Pelzel readies for capital campaign

by Tracy Landers | 4/17/02 5:00am

As Dartmouth gears up for the start of its next capital campaign in 2003, Vice President of Development Carolyn Pelzel leads a team of 150 staff members dedicated to making it easy for people to give money to Dartmouth.

Working closely with Vice President of Alumni Relations Stanley Colla, Pelzel and her co-workers raised $114 million for the College last year.

Pelzel's job, though less than fully understood by students, is an important one considering that 38 percent of the College's revenue comes from gifts.

Pelzel said that Dartmouth's $2.5 billion endowment, which provides 27.1 percent of College's revenue, would not exist but for the philanthropy of past and current generations. Eleven percent of revenue comes from the Dartmouth College Fund and other gifts.

"A third of what you experience here has been built in some measure because of the generosity of your predecessors -- that's extraordinary," Pelzel said.

Despite the automatic connection in people's minds between "development" and "fund-raising," Pelzel emphasized that her job isn't simply raising money.

"My view is that our job is to promote philanthropy -- to help people find satisfaction in making gifts to Dartmouth and in investing in the education of students," Pelzel said. She described an important part of her job as "building relationships with alumni for a lifetime."

Pelzel said she is passionate about education, and that her own educational experience inspired her to want to help students. A graduate of Trinity College in Connecticut, Pelzel said she was given a "very significant scholarship."

"I took full advantage of those four years. I doubled-majored, was introduced to squash and joined the varsity team, sang in the concert choir and did two independent research projects while I was there," Pelzel said.

Studying French and the philosophy of religion, Pelzel's academic interests led her to graduate school until, she said, "I realized I didn't have the personal resources to pursue that kind of education."

Pelzel's primary function as Vice President of Development is to prepare for the upcoming capital campaign, which will be the fourth of its kind since 1957. The seven-year campaign is expected to augment the endowment by $1 billion, which represents a 40 percent increase.

In 2000 the endowment provided each student with $472,128, which puts Dartmouth in 17th place among American universities with enrollment of 1,000 or more. By comparison, Princeton's endowment per student is $1,321,911, Harvard's is $1,109,532 and Yale's is $929,994.

"Dartmouth does an extraordinary job with considerably less revenue per student," Pelzel said. She spoke enthusiastically about what makes Dartmouth different from other educational institutes.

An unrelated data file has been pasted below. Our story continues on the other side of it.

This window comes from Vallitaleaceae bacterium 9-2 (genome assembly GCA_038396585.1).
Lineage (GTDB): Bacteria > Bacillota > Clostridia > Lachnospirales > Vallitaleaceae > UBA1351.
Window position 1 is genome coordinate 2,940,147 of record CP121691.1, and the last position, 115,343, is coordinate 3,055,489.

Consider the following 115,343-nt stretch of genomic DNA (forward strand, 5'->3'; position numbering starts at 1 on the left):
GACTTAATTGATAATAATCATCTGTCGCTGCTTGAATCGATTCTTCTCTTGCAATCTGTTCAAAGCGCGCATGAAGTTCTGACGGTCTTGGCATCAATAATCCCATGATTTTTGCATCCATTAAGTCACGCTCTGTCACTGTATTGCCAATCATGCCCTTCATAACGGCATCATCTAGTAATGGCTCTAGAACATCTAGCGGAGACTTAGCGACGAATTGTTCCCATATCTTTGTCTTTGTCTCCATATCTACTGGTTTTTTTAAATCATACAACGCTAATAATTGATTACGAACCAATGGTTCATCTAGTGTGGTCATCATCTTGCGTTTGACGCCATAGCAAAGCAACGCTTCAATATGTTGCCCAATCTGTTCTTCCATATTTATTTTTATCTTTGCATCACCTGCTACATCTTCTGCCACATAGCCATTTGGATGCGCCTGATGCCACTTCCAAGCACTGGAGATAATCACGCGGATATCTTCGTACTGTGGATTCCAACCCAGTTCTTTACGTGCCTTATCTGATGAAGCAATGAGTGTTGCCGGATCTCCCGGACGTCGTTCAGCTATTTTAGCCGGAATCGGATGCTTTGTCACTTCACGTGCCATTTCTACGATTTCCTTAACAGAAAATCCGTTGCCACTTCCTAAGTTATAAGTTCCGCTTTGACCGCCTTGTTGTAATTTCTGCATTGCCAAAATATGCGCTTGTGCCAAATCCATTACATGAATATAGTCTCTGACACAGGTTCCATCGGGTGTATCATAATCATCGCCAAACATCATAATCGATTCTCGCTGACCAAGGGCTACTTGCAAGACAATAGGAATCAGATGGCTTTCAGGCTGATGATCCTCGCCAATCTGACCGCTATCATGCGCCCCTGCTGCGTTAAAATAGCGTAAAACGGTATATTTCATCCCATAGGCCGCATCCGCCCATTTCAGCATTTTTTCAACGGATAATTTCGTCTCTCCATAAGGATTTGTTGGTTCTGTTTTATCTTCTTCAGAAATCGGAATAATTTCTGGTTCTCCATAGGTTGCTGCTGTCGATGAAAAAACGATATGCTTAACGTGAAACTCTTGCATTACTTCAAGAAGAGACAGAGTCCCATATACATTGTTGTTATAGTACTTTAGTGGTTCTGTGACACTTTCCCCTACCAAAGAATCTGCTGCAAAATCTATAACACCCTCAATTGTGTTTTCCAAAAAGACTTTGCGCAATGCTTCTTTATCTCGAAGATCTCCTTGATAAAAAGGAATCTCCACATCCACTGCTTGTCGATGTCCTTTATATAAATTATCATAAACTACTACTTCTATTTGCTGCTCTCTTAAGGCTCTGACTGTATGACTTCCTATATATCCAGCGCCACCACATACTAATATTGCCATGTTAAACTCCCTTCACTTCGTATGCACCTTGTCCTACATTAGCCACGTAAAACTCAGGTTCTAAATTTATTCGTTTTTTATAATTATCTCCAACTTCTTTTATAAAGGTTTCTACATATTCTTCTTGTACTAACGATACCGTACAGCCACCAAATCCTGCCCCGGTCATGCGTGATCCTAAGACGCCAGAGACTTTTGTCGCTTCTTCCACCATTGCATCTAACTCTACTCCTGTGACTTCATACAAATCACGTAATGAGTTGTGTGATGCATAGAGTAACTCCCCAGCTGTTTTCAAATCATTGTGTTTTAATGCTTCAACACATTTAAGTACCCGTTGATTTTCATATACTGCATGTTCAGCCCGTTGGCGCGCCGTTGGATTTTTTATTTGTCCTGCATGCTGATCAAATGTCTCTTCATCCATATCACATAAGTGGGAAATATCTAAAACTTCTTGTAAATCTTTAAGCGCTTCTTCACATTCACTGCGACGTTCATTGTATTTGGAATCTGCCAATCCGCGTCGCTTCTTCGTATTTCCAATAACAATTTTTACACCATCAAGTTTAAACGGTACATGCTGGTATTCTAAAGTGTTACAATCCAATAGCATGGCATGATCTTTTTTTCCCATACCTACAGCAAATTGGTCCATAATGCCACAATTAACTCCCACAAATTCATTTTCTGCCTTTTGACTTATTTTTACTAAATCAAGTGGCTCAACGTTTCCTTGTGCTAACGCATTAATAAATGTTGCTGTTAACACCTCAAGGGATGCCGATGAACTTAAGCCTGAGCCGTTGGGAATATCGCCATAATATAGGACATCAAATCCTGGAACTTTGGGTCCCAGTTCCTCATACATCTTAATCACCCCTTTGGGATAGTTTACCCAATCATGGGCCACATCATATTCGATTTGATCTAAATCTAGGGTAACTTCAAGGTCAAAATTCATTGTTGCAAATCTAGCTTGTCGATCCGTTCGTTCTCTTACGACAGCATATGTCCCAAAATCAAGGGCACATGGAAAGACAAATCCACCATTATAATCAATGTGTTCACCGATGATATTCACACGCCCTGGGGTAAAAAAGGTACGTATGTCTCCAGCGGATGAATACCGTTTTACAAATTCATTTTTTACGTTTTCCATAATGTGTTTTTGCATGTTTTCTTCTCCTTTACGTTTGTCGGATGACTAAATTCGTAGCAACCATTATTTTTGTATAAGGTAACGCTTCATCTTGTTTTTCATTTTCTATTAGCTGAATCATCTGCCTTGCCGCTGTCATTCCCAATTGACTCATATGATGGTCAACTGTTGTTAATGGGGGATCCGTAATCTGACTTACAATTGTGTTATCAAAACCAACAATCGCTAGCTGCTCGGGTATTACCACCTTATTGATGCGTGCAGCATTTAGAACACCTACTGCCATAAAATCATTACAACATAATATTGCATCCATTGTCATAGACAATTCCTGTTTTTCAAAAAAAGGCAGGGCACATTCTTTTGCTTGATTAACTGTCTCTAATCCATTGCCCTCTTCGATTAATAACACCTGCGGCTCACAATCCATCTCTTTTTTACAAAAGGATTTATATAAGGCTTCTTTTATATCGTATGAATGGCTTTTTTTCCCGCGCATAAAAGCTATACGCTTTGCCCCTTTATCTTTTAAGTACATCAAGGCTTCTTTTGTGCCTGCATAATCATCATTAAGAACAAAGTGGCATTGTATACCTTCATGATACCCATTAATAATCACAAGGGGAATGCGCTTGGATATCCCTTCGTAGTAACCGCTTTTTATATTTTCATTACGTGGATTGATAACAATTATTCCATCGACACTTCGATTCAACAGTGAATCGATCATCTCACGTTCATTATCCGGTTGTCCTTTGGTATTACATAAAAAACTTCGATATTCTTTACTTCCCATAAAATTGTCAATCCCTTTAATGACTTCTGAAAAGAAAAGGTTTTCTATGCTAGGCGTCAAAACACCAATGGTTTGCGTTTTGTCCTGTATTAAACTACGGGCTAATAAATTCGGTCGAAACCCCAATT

"Faculty here love teaching undergrads and are able to pursue a rigorous agenda of scholarship. Other universities talk about doing this, but very few do it as well as Dartmouth."

Pelzel also spoke of the College's less tangible qualities.

"There is a spirit about Dartmouth -- it's quite special. It attracts very smart, energetic, passionate people whose lives are full of pursuits and who are at the same time able to form deep friendships. ... I talk to alumni who tell me, 'Every week I'm in touch with three or four Dartmouth friends.'"

While she often works on campus with the president, provost and deans, talking to alumni off-campus is a regular part of Pelzel's daily life. She travels all over the country to talk to potential donors and take part in the College's Horizons fund-raising program.

She mentioned a recent trip she took to San Francisco to be present at a conference of alumni and parents. Dean of Faculty Jamshed Bharucha, Tucker Foundation Dean Stuart Lord, the head librarian, the head of the Hood Museum and two Trustees came together to update supporters on College's needs.

Pelzel is working to educate not only Californians but also her staff. She is organizing a professional development program that will consist of history classes to teach development employees about Dartmouth. She joked that she wished Dartmouth students would take such a class.

"Students play a critical role in the fund-raising process," Pelzel stressed. She urged students to seek internships with the Dartmouth College Fund and alumni relations and to join the Greencorps, a voluntary student group that petitions funds from alumni.

"In my judgment there is nothing more effective in the fund-raising than a conversation between a student and alumnus," Pelzel concluded. Statistics bear this statement out: $73 million of the $114 million collected from donations last year came from individual alumni and parents.